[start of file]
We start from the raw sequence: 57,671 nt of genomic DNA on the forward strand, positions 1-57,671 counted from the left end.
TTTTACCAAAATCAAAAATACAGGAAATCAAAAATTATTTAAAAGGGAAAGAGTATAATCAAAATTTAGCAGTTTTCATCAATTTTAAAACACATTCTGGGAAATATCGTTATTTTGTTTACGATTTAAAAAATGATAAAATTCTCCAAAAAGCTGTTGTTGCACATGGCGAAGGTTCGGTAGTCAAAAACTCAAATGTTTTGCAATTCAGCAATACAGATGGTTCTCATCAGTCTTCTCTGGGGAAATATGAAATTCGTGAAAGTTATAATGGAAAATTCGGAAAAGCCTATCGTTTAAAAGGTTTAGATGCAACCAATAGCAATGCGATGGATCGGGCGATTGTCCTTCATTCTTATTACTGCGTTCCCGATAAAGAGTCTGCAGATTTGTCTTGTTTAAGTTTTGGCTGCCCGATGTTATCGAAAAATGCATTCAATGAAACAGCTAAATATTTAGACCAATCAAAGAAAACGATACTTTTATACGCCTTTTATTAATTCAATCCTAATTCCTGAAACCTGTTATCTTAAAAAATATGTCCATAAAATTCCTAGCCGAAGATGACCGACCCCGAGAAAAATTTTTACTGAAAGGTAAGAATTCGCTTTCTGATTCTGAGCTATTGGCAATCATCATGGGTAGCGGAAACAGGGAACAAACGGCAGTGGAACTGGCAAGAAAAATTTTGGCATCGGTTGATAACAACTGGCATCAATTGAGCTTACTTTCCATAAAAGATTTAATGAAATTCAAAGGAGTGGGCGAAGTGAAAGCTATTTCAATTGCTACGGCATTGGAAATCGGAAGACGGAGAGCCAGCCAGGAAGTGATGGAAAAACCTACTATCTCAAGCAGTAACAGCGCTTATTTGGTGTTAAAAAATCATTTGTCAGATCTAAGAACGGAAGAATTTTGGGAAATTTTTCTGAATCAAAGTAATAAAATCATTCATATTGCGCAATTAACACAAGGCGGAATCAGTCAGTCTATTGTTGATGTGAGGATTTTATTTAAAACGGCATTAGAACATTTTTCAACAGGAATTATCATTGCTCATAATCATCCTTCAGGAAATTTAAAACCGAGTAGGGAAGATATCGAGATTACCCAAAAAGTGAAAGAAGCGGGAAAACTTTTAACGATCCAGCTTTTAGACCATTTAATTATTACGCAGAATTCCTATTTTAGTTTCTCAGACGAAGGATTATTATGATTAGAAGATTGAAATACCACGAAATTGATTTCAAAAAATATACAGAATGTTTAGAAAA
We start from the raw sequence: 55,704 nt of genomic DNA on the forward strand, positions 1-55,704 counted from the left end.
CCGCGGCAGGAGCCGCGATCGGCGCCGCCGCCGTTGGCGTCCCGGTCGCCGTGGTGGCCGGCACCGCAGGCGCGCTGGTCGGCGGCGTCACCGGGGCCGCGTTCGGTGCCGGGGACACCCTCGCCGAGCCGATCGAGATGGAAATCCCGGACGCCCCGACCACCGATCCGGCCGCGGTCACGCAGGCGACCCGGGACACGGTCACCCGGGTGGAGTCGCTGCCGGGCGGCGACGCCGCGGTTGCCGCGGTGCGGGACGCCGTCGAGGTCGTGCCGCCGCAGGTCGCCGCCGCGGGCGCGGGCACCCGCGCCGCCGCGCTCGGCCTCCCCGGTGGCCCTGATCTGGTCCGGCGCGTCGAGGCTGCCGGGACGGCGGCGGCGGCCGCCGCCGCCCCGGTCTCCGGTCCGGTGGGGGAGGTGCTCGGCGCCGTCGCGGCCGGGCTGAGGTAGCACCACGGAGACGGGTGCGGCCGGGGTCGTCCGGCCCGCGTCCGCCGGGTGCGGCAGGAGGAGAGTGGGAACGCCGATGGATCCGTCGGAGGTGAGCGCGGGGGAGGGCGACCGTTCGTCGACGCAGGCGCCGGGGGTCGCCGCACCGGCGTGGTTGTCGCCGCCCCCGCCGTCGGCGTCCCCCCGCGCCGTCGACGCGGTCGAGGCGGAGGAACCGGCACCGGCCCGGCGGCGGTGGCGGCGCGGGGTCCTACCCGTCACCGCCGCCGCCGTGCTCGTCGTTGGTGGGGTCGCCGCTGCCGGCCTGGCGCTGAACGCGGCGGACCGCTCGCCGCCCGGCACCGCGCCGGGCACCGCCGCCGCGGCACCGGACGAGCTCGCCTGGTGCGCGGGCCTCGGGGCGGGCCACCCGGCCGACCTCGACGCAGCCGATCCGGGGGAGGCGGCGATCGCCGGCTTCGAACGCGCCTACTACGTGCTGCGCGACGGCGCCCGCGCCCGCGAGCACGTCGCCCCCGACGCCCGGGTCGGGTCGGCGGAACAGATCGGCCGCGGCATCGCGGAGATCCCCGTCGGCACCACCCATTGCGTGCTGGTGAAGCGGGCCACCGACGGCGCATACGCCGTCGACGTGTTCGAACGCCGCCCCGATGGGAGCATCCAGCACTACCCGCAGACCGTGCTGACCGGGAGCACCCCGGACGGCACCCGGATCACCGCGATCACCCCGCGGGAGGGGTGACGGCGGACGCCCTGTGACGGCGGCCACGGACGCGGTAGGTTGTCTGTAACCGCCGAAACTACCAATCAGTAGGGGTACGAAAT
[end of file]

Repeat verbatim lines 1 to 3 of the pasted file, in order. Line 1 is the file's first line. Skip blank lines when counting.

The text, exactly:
We start from the raw sequence: 57,671 nt of genomic DNA on the forward strand, positions 1-57,671 counted from the left end.
TTTTACCAAAATCAAAAATACAGGAAATCAAAAATTATTTAAAAGGGAAAGAGTATAATCAAAATTTAGCAGTTTTCATCAATTTTAAAACACATTCTGGGAAATATCGTTATTTTGTTTACGATTTAAAAAATGATAAAATTCTCCAAAAAGCTGTTGTTGCACATGGCGAAGGTTCGGTAGTCAAAAACTCAAATGTTTTGCAATTCAGCAATACAGATGGTTCTCATCAGTCTTCTCTGGGGAAATATGAAATTCGTGAAAGTTATAATGGAAAATTCGGAAAAGCCTATCGTTTAAAAGGTTTAGATGCAACCAATAGCAATGCGATGGATCGGGCGATTGTCCTTCATTCTTATTACTGCGTTCCCGATAAAGAGTCTGCAGATTTGTCTTGTTTAAGTTTTGGCTGCCCGATGTTATCGAAAAATGCATTCAATGAAACAGCTAAATATTTAGACCAATCAAAGAAAACGATACTTTTATACGCCTTTTATTAATTCAATCCTAATTCCTGAAACCTGTTATCTTAAAAAATATGTCCATAAAATTCCTAGCCGAAGATGACCGACCCCGAGAAAAATTTTTACTGAAAGGTAAGAATTCGCTTTCTGATTCTGAGCTATTGGCAATCATCATGGGTAGCGGAAACAGGGAACAAACGGCAGTGGAACTGGCAAGAAAAATTTTGGCATCGGTTGATAACAACTGGCATCAATTGAGCTTACTTTCCATAAAAGATTTAATGAAATTCAAAGGAGTGGGCGAAGTGAAAGCTATTTCAATTGCTACGGCATTGGAAATCGGAAGACGGAGAGCCAGCCAGGAAGTGATGGAAAAACCTACTATCTCAAGCAGTAACAGCGCTTATTTGGTGTTAAAAAATCATTTGTCAGATCTAAGAACGGAAGAATTTTGGGAAATTTTTCTGAATCAAAGTAATAAAATCATTCATATTGCGCAATTAACACAAGGCGGAATCAGTCAGTCTATTGTTGATGTGAGGATTTTATTTAAAACGGCATTAGAACATTTTTCAACAGGAATTATCATTGCTCATAATCATCCTTCAGGAAATTTAAAACCGAGTAGGGAAGATATCGAGATTACCCAAAAAGTGAAAGAAGCGGGAAAACTTTTAACGATCCAGCTTTTAGACCATTTAATTATTACGCAGAATTCCTATTTTAGTTTCTCAGACGAAGGATTATTATGATTAGAAGATTGAAATACCACGAAATTGATTTCAAAAAATATACAGAATGTTTAGAAAA
We start from the raw sequence: 55,704 nt of genomic DNA on the forward strand, positions 1-55,704 counted from the left end.